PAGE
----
Before you belly up to the bar for another beer or martini, consider this sobering news.
In the United States, the overall cost of excessive drinking was estimated at $223.5 billion in 2006, according to a study published in the American Journal of Preventive Medicine in November 2011. That amounts to $746 per person, with the bulk of the cost attributed to binge drinking. Seventy-two percent of this tab came from lost productivity and 11 percent from increased health care costs. Here's a breakdown of costs related to alcohol consumption when it comes to health, life and comprehensive auto insurance.
Of the $24.6 billion in health care expenditures attributed to alcohol, 43 percent came from specialty treatment for alcohol abuse and dependence, according to the study. Another 21 percent resulted from hospitalizations for other medical conditions stemming from excessive drinking.
If you are struggling with alcoholism or have a history of alcohol abuse, follow these guidelines for health insurance and treatment:
1. Talk to an agent. If you apply for individual health coverage on your own and you have a history of alcoholism, you may get denied – fast. In this case, a health insurance agent or broker can check with three to five health insurers on your behalf without divulging your identity. Together, you can compare options to find the best plan.
2. Know your coverage. Most major insurance companies cover alcohol addiction rehab, says Dr. Moshe Lewis, a pain management specialist in Redwood City, Calif. The amount of coverage can vary, depending on your plan and medical history. Check with your insurance provider to make sure you understand exactly where you stand regarding outpatient visits, inpatient visits and other rehab costs.
3. Consider other options. Some nonprofit recovery programs have sliding fee scales and flexible payment plans, Lewis says. Additionally, the county or city where you live may offer a program for free or at a low cost.
As noted in the American Journal of Preventive Medicine study, excessive alcohol consumption is responsible for an average of 79,000 deaths and 2.3 million years of potential lost life in the United States each year, making it the third-leading preventable cause of death in the country.
Accordingly, alcohol can play a minor – or major – role in buying a life insurance policy. “At a minimum, you’ll be paying higher premiums,” says Kevin Lynch, a certified financial planner and assistant professor of insurance at The American College. “The maximum effect is that you’ll be denied coverage.”
When filling out an application for life insurance, you’ll be asked questions related to alcohol consumption. Be honest when filling out an application, Lynch says.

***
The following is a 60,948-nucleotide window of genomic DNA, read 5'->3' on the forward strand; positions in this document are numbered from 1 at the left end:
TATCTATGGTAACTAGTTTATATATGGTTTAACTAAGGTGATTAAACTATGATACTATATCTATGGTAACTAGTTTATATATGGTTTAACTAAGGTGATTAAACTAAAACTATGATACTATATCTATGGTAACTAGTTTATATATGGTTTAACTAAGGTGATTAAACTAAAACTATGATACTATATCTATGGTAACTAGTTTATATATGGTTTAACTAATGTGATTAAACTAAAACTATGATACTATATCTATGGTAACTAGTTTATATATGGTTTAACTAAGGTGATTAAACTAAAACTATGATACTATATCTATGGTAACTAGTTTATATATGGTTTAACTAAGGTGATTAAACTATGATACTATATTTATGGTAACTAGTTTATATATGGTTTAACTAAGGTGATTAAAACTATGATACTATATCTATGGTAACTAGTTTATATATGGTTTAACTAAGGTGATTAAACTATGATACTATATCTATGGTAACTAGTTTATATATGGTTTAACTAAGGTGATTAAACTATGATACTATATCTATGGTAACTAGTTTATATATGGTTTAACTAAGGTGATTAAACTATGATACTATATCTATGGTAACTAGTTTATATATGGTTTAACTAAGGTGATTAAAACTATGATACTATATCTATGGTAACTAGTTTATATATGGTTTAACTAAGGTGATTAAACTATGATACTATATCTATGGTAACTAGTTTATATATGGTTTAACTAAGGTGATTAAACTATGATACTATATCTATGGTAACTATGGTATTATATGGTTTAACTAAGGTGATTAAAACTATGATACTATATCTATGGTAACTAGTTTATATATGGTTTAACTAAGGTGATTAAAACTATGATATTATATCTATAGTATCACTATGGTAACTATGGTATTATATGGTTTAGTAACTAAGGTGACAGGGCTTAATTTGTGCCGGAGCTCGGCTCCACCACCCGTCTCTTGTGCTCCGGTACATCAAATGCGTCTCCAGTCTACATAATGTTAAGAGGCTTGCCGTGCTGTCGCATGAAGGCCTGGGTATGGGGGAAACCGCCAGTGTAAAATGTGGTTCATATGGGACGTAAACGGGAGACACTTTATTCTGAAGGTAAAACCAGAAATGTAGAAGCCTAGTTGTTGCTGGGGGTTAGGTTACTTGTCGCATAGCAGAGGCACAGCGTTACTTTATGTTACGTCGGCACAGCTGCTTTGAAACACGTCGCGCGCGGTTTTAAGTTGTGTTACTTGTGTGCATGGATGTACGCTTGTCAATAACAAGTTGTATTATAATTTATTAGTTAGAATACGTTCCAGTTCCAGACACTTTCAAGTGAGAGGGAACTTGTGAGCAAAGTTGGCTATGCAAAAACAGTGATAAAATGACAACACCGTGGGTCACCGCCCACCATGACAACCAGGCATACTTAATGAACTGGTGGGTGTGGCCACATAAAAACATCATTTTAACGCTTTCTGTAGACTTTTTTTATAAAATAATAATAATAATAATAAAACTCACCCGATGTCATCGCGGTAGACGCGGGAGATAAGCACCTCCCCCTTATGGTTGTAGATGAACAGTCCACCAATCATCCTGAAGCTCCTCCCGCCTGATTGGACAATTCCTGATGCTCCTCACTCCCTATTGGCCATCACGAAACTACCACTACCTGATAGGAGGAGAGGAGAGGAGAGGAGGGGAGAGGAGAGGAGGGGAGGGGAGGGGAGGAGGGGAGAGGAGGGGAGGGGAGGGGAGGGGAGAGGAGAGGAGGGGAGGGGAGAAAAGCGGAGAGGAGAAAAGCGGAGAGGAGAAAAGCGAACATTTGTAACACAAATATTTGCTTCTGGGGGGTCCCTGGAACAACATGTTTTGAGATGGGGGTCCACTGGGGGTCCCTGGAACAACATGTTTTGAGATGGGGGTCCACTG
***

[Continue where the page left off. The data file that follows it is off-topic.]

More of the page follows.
A life insurance company usually will compare the information you provide on the application with your medical records. If the company notices a discrepancy – such as a history of alcohol abuse when you reported none – it most likely will ask you to change the information on your application. The company then could issue you a policy without any changes -- the same amount for premiums and the same amount of coverage that you were offered before sharing information regarding alcohol abuse. It could charge you higher rates, offer less coverage or deny your application altogether.
Insurance companies often check motor vehicle records during the life insurance application process. If you've had a DUI, it will be used to determine how much you pay for life insurance.
Of the costs related to excessive drinking, $13.7 billion came from crash-related costs from drunken driving, according to the study.
If you cause an alcohol-related crash and you harm a person, another car or a structure, your policy will provide coverage up to the limit you’ve selected, says Michelle O’Connor, president of O’Connor Insurance Associates Inc. in Charlotte, N.C.
Here are three additional insurance costs to be aware of when it comes to drinking and driving:
1. Liability issues. If you have an insurance policy with low limits, such as the state minimum, and the damage you cause in an alcohol-related crash exceeds those limits, you likely will be sued, O’Connor says. Higher limits will cover more damage and will reduce the chance that your other assets will be in danger. If you have optional collision coverage on your policy, any damage done to your car would be covered after your deductible has been met.
2. DUI drop. If you’re charged with drinking under the influence, some auto insurance companies will cancel your policy -- regardless of whether you’re convicted, O’Connor says.
3. Rate increases. If you're convicted of DUI and your insurance company does not drop you, brace yourself for a big hike in your premiums. The exact amount of the rate increase will depend on factors such as the type of car you drive, your credit history (a better history can result in a lower rate even with a DUI conviction) and any other driving convictions you already have, O’Connor says. “It’s hard to say how much the insurance will increase, but I can guarantee a cab would have been cheaper," she says.